Home > Health & Beauty > Employing a Personal Trainer

Employing a Personal Trainer

By: Sarah Clark (ILEX) - Updated: 17 Jan 2013 | comments*Discuss
Personal Trainer Training Fitness

It used to be that only the rich and famous hired a personal trainer to help them get fit and stay motivated, but that’s no longer the case, and many people prefer to employ a personal trainer who will tailor a fitness routine to their needs than plough through a dull gym routine that doesn’t inspire them.

Why Use a Personal Trainer?

A decent personal trainer can be incredibly motivating, whether you’re just starting on a fitness plan or you need that extra push to stick with a fitness routine. A well qualified personal trainer will also be able to give you the tools, knowledge and expertise needed to get the best results from your exercise plan.

Making the commitment to hiring a personal trainer, and booking sessions in advance can also be the inspiration you need to get yourself out of bed on a cold dark morning, when the thought of a trip to the gym on your own would have inspired you to stay right where you were!

Personal Trainers will be qualified, and should be up to date with all of the latest health and fitness knowledge and trends. They will be able to suggest new things for you to try that suit your level of fitness, your interests and ability. It’s often more rewarding to work one to one with a personal trainer as you get constant feedback about how well you are doing, areas that you can improve, and a challenging workout.

How to Choose a Personal Trainer

It’s important that you make sure anyone you hire to be your personal trainer is fully qualified. Some trainers work from established gyms, which means that you could get a reduced rate if you join the gym, and the added bonus of being able to use the gym’s facilities for your fitness training. If you’re already a gym member, it’s worth enquiring whether any of the instructors do one to one training sessions; because you’ll be assured that they are qualified too.

If you don’t want to join a gym, there are several websites dedicated to helping you find a personal trainer close to you. The National Trainer Register is a good starting point:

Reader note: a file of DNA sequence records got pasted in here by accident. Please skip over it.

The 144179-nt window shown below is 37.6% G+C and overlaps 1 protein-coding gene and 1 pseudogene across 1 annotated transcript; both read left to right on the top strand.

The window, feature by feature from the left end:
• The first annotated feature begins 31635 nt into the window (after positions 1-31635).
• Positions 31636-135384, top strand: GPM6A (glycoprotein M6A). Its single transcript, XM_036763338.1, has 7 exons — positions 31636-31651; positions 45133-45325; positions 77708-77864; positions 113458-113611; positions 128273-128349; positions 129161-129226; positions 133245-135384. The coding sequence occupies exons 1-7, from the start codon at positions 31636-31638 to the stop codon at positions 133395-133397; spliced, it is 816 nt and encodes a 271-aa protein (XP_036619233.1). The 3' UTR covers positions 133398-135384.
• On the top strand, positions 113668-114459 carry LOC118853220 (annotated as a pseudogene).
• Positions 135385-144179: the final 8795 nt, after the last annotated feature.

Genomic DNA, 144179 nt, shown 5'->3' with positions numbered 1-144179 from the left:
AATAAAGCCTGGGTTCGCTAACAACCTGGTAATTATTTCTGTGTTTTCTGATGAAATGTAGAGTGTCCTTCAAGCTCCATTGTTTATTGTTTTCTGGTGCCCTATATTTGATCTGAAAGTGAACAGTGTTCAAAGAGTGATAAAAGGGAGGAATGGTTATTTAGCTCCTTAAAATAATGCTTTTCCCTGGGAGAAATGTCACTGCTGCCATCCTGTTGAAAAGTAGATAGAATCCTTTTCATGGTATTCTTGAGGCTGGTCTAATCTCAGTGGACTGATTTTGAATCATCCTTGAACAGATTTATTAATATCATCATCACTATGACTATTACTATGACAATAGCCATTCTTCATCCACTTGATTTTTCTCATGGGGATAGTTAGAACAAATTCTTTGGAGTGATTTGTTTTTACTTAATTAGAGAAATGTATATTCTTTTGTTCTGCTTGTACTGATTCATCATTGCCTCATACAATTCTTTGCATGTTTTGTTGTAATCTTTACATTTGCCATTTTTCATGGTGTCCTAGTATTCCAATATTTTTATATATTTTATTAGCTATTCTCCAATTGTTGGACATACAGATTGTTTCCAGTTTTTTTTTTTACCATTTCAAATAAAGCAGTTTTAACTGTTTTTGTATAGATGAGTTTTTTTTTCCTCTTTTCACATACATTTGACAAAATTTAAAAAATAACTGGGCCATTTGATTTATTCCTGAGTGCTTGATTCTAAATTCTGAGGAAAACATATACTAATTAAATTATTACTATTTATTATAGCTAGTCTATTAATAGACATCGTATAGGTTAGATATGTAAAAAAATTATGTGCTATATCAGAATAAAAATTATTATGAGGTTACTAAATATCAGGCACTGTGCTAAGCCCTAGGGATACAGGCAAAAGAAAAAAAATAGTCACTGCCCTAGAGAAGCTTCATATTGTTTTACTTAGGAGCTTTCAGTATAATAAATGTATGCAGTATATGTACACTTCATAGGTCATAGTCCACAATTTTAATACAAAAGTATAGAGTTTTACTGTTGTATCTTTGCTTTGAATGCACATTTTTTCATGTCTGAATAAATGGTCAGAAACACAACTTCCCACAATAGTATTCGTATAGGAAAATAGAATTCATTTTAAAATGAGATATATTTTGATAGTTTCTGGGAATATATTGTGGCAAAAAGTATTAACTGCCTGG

You can type in the name of a personal trainer and find out if they are registered, or find a trainer in your area.

There are several different qualifications for personal trainers, from well known general YMCA Fitness qualifications to specialist areas of fitness. Always ask about your chosen personal trainer’s specific qualifications and make sure that they are also trained in cardiopulmonary resuscitation and basic first aid.

When You Find a Personal Trainer

When you have found a personal trainer, you should set up a meeting with them on a free trial basis, to see whether you can work together and set up your sessions. Before you go, you should think about what you would like to achieve from your fitness programme – do you want to improve your levels of fitness, train for an event, tone up or lose weight?

Decide where you want your personal training sessions to be – at your own home, in a studio or gym? And what times and days will suit you? You need to think about how much commitment you can make to a fitness programme before you sit down with a personal trainer and book sessions. It’s one thing to book three sessions per week when you’re all fired up with enthusiasm, but will you realistically be able to stick to the arrangement?A personal trainer can really help you stay on track with a fitness programme, but it’s something you need to commit to.

You might also like...
Share Your Story, Join the Discussion or Seek Advice..
Why not be the first to leave a comment for discussion, ask for advice or share your story...

If you'd like to ask a question one of our experts (workload permitting) or a helpful reader hopefully can help you... We also love comments and interesting stories

(never shown)
(never shown)
(never shown)
(never shown)
Enter word: